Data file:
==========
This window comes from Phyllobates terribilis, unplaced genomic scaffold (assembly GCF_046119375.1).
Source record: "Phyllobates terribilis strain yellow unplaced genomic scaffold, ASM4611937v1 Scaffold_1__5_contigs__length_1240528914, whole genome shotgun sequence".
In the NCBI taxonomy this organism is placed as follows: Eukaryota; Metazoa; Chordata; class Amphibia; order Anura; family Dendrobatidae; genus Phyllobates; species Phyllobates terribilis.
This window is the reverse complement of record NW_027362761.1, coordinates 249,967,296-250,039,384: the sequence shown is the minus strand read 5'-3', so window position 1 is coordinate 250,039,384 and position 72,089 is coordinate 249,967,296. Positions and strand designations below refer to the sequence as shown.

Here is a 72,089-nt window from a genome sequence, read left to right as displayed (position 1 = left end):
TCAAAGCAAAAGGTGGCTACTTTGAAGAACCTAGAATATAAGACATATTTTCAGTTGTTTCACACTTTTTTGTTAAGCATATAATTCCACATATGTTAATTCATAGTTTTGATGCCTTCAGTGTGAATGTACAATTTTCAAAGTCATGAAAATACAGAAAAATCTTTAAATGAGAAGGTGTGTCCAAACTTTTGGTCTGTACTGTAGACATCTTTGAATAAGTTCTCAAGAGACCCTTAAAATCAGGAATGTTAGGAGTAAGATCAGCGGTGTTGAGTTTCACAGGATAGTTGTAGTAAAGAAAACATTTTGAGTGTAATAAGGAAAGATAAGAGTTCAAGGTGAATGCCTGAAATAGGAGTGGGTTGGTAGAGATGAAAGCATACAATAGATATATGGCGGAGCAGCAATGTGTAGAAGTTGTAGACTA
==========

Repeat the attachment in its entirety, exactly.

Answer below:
This window comes from Phyllobates terribilis, unplaced genomic scaffold (assembly GCF_046119375.1).
Source record: "Phyllobates terribilis strain yellow unplaced genomic scaffold, ASM4611937v1 Scaffold_1__5_contigs__length_1240528914, whole genome shotgun sequence".
In the NCBI taxonomy this organism is placed as follows: Eukaryota; Metazoa; Chordata; class Amphibia; order Anura; family Dendrobatidae; genus Phyllobates; species Phyllobates terribilis.
This window is the reverse complement of record NW_027362761.1, coordinates 249,967,296-250,039,384: the sequence shown is the minus strand read 5'-3', so window position 1 is coordinate 250,039,384 and position 72,089 is coordinate 249,967,296. Positions and strand designations below refer to the sequence as shown.

Here is a 72,089-nt window from a genome sequence, read left to right as displayed (position 1 = left end):
TCAAAGCAAAAGGTGGCTACTTTGAAGAACCTAGAATATAAGACATATTTTCAGTTGTTTCACACTTTTTTGTTAAGCATATAATTCCACATATGTTAATTCATAGTTTTGATGCCTTCAGTGTGAATGTACAATTTTCAAAGTCATGAAAATACAGAAAAATCTTTAAATGAGAAGGTGTGTCCAAACTTTTGGTCTGTACTGTAGACATCTTTGAATAAGTTCTCAAGAGACCCTTAAAATCAGGAATGTTAGGAGTAAGATCAGCGGTGTTGAGTTTCACAGGATAGTTGTAGTAAAGAAAACATTTTGAGTGTAATAAGGAAAGATAAGAGTTCAAGGTGAATGCCTGAAATAGGAGTGGGTTGGTAGAGATGAAAGCATACAATAGATATATGGCGGAGCAGCAATGTGTAGAAGTTGTAGACTA